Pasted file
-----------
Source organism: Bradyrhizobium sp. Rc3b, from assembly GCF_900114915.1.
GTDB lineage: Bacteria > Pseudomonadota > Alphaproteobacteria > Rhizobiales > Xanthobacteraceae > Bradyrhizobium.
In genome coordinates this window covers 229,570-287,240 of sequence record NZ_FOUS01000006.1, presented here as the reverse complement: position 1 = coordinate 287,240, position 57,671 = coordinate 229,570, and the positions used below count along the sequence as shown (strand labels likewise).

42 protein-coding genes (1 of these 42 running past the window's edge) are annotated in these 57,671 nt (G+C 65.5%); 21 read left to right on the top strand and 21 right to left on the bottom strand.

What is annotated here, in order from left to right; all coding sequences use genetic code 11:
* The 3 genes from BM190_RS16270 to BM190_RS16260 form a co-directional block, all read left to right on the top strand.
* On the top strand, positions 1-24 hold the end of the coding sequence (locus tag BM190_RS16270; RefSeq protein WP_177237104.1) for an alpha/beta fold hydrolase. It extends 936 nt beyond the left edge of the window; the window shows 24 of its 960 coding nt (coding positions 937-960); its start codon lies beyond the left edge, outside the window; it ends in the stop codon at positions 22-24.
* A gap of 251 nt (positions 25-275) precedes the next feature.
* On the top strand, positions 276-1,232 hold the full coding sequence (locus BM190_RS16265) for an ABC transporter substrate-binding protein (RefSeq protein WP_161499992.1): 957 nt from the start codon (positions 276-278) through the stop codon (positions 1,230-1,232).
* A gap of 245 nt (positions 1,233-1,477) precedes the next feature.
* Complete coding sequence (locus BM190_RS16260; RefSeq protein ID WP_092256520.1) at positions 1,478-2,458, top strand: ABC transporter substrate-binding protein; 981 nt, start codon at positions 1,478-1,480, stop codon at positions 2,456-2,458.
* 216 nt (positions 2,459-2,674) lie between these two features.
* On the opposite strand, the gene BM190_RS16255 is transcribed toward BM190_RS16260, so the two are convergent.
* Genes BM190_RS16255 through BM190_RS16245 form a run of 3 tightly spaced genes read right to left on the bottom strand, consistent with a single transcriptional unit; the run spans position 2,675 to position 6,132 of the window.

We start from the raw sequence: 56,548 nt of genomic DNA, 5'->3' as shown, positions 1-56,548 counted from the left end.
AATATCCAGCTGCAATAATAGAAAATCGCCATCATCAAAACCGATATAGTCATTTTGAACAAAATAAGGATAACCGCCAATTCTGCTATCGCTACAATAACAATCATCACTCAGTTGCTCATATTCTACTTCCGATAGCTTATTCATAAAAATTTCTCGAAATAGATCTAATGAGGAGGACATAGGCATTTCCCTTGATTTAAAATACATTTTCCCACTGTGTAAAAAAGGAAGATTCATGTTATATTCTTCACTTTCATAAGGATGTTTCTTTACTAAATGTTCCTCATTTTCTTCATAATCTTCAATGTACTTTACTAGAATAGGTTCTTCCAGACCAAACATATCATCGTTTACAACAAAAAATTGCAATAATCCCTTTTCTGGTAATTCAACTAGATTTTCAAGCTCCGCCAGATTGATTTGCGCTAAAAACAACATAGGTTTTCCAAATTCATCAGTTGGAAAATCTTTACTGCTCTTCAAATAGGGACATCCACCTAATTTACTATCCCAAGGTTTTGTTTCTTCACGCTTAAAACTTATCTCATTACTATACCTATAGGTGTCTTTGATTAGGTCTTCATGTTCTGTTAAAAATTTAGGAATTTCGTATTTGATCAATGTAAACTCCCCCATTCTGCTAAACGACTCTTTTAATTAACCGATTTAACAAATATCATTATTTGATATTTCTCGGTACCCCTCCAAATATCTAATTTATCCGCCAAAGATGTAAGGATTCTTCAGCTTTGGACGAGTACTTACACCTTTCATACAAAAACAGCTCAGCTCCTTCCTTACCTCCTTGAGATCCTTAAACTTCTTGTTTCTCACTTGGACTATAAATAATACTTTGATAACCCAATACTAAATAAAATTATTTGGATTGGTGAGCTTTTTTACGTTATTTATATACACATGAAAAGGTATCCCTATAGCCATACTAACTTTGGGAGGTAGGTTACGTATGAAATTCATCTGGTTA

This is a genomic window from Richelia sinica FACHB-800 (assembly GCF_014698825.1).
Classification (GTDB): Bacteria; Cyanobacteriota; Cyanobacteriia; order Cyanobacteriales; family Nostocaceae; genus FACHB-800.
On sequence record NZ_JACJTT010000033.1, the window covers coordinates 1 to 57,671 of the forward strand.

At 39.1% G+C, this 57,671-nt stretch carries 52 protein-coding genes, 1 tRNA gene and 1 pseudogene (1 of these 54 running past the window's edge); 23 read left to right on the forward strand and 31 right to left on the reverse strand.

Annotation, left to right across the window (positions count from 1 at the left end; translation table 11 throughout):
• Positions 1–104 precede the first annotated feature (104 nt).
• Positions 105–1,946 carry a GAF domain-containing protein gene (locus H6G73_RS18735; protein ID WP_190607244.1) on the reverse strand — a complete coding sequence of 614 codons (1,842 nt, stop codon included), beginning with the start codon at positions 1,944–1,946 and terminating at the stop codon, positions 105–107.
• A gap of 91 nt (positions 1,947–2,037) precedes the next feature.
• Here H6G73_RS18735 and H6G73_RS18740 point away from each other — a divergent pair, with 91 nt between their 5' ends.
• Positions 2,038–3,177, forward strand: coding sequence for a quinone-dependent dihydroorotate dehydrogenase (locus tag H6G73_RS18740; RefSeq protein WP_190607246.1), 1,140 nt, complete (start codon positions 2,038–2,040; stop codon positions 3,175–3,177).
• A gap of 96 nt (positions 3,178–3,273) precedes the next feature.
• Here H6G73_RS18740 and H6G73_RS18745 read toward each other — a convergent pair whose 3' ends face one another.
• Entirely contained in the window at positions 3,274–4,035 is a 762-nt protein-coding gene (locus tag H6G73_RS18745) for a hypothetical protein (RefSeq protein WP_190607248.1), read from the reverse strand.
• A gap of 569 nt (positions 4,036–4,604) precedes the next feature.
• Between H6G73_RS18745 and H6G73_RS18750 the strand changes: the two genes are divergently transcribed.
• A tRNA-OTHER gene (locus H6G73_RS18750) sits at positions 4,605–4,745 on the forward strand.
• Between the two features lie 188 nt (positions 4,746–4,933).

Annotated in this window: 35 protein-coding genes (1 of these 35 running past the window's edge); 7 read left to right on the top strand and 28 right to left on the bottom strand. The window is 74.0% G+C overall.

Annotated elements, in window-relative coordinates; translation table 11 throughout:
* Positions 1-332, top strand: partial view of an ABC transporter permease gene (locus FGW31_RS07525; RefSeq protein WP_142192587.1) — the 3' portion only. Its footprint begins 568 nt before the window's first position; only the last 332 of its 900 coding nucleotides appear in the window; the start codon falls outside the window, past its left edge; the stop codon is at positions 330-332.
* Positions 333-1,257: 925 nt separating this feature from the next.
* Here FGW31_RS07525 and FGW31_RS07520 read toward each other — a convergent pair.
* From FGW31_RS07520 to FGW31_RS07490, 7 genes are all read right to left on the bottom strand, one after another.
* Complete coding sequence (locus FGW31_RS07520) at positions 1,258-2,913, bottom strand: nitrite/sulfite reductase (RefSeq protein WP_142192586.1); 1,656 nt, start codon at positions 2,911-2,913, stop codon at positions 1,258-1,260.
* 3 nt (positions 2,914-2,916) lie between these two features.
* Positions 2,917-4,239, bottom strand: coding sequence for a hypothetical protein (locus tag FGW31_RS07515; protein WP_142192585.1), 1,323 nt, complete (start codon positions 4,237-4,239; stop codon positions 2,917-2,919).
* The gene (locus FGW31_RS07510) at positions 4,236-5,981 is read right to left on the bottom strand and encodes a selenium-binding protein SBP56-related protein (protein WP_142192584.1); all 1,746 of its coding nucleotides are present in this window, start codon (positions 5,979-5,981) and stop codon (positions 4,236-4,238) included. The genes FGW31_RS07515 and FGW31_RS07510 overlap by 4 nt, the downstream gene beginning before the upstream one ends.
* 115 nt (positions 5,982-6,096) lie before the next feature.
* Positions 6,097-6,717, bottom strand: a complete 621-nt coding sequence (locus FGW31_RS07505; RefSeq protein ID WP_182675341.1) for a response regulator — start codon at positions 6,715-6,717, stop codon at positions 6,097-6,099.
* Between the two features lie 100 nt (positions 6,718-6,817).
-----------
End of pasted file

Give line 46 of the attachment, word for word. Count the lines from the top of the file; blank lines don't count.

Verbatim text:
* Between the two features lie 100 nt (positions 6,718-6,817).